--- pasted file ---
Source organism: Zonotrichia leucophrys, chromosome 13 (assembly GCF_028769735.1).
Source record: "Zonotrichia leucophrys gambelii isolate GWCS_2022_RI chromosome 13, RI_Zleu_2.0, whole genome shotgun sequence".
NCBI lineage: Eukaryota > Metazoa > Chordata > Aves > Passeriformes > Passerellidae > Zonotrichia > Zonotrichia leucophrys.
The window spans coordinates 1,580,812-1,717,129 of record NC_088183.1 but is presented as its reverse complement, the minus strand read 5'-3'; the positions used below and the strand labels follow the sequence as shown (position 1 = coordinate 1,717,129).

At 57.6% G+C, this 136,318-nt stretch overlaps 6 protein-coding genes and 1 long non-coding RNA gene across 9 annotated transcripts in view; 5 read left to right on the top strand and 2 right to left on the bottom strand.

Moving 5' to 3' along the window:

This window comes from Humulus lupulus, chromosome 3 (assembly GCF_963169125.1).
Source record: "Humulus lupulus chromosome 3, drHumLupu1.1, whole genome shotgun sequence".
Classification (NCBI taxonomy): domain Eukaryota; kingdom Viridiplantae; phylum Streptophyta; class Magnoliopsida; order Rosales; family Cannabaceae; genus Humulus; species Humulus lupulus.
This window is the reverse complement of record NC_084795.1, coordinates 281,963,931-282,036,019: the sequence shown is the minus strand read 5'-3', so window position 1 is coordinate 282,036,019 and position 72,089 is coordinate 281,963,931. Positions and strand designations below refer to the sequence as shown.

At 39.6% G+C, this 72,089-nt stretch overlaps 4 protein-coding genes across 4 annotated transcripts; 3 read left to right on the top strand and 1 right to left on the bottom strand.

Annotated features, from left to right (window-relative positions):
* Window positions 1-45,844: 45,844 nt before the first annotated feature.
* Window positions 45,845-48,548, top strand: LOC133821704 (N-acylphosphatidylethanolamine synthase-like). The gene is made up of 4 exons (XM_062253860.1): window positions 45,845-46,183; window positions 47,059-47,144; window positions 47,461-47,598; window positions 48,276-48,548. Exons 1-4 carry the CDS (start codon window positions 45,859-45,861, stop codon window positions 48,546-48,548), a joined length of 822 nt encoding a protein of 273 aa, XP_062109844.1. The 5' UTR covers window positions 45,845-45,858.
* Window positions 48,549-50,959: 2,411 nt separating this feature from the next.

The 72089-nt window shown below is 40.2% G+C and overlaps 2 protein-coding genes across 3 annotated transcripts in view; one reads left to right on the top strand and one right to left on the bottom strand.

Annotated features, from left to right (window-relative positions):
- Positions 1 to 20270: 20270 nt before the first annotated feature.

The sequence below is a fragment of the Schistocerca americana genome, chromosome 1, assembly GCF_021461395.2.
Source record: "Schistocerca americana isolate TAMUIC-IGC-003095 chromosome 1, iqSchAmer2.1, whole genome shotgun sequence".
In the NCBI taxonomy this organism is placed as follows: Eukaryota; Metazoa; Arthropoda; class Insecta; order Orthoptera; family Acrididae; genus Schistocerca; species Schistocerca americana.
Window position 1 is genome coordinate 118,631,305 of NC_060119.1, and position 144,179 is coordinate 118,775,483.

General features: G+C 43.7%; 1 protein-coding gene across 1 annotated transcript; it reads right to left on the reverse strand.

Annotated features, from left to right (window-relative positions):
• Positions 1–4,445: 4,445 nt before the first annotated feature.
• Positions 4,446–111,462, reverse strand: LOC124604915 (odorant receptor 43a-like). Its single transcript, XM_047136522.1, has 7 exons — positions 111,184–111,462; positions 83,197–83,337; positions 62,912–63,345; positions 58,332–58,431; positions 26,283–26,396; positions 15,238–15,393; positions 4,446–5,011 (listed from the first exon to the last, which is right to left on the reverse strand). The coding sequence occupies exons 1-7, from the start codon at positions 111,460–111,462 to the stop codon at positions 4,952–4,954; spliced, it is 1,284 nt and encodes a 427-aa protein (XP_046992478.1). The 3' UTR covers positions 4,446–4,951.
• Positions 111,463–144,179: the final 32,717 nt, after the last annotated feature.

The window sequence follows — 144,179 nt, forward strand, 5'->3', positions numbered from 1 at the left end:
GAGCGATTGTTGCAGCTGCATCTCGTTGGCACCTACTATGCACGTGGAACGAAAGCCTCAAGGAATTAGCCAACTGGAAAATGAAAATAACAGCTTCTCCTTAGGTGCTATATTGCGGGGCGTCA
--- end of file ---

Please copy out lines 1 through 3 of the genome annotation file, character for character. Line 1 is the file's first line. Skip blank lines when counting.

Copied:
Source organism: Zonotrichia leucophrys, chromosome 13 (assembly GCF_028769735.1).
Source record: "Zonotrichia leucophrys gambelii isolate GWCS_2022_RI chromosome 13, RI_Zleu_2.0, whole genome shotgun sequence".
NCBI lineage: Eukaryota > Metazoa > Chordata > Aves > Passeriformes > Passerellidae > Zonotrichia > Zonotrichia leucophrys.